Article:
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I have worked with a lot of bosses in my career so far.
And in almost every case, the difference between the worst and the best was their openness to hearing opinion before making their decision.
The best guys didn’t do it because they wanted to be liked … they did it because they wanted to make the right decision and they knew this could only happen if they welcomed the voicing of opinion upfront.
Of course, by adopting this approach, it also meant they would disappoint some and please others … but to them, that was acceptable because it was a byproduct of them being able to make more informed, more effective decisions.
Decisions with bite, purpose and vision
Decisions they believe in rather than abdicating their responsibility to consensus.
The worst bosses were almost entirely opposite in their approach.
These people would do all they could to ensure breadth of opinions were never given a chance to be heard. And for the record, I mean opinions from other senior, experienced colleagues … not every Tom, Dick & Harry, which can be equally as dangerous if not handled correctly.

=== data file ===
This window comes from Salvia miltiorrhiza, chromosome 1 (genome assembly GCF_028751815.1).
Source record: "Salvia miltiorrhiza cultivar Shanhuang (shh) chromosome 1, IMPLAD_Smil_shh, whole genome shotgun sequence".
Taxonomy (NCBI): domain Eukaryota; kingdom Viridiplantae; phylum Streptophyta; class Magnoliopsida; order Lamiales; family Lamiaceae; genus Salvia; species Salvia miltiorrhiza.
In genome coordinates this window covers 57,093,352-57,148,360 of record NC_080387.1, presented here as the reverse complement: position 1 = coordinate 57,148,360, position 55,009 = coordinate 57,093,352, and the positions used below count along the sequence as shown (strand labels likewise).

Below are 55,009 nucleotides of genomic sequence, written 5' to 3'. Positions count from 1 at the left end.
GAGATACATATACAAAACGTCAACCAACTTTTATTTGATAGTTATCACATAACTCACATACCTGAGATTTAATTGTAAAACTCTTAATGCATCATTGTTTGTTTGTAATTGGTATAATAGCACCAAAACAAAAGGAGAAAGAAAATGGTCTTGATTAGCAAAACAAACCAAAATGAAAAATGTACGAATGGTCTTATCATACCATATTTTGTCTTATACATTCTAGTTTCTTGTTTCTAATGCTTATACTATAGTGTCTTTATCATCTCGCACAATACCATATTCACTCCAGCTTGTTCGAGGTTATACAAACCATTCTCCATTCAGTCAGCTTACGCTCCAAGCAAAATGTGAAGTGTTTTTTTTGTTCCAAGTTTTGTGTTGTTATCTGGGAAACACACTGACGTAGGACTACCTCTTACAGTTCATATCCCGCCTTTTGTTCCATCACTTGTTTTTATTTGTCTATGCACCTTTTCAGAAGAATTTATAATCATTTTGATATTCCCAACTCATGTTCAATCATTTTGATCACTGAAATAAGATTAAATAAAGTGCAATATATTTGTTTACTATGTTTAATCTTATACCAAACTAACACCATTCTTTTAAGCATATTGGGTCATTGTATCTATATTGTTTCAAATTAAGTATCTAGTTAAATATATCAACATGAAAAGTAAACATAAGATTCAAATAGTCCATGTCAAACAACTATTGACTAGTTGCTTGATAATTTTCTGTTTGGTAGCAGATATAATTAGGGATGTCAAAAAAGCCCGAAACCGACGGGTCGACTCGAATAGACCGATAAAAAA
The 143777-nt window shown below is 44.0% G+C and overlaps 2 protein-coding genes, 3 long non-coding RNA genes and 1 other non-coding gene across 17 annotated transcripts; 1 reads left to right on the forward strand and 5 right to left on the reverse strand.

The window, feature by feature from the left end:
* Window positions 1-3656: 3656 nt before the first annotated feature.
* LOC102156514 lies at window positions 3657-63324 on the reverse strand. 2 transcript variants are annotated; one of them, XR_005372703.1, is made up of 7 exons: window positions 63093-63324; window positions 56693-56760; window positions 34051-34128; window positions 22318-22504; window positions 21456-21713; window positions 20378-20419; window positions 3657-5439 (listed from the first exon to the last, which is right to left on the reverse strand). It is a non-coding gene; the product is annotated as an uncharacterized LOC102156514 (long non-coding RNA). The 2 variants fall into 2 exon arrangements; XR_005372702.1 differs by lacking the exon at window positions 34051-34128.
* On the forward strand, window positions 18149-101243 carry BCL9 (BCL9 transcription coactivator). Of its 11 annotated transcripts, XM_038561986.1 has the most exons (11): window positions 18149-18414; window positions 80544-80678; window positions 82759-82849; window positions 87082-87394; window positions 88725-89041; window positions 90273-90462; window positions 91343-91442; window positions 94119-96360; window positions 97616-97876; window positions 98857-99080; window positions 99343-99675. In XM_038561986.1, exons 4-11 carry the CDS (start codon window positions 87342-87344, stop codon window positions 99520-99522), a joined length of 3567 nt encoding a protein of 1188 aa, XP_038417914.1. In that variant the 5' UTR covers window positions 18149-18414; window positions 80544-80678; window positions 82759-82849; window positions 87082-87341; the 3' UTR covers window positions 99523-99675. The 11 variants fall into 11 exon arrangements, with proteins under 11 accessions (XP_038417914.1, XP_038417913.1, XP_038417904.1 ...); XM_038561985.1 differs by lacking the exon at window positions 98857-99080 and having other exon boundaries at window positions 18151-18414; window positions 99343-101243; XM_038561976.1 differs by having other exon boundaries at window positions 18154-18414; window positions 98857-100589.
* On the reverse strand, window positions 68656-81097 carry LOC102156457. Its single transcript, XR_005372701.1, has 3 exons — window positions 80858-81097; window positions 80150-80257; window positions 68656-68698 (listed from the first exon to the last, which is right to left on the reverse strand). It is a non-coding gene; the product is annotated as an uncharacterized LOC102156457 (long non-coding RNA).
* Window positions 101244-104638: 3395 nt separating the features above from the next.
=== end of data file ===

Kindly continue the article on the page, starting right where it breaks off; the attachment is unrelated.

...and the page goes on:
That would mean they’d have lots of private meetings with only their most trusted of aids in the room or they’d simply hold back on announcing their decision until the last possible moment so no meaningful change could ever take place.
If those bosses were geniuses, it might have been easier to take, but almost universally, the people who adopted that stance were scared, incompetent and racked with self-doubt.
Great bosses understand letting people be heard is a vital component to job satisfaction.
People are more accepting of disappointment if they feel their counsel has been courted or their opinion heard.
Of course, this is not always possible, but funnily enough … the best bosses I’ve ever worked with, have always found a way to make it happen.
I hope you’re working with people like that because they make you feel involved, connected and alive.
And that helps you become better than you thought you were or could be.
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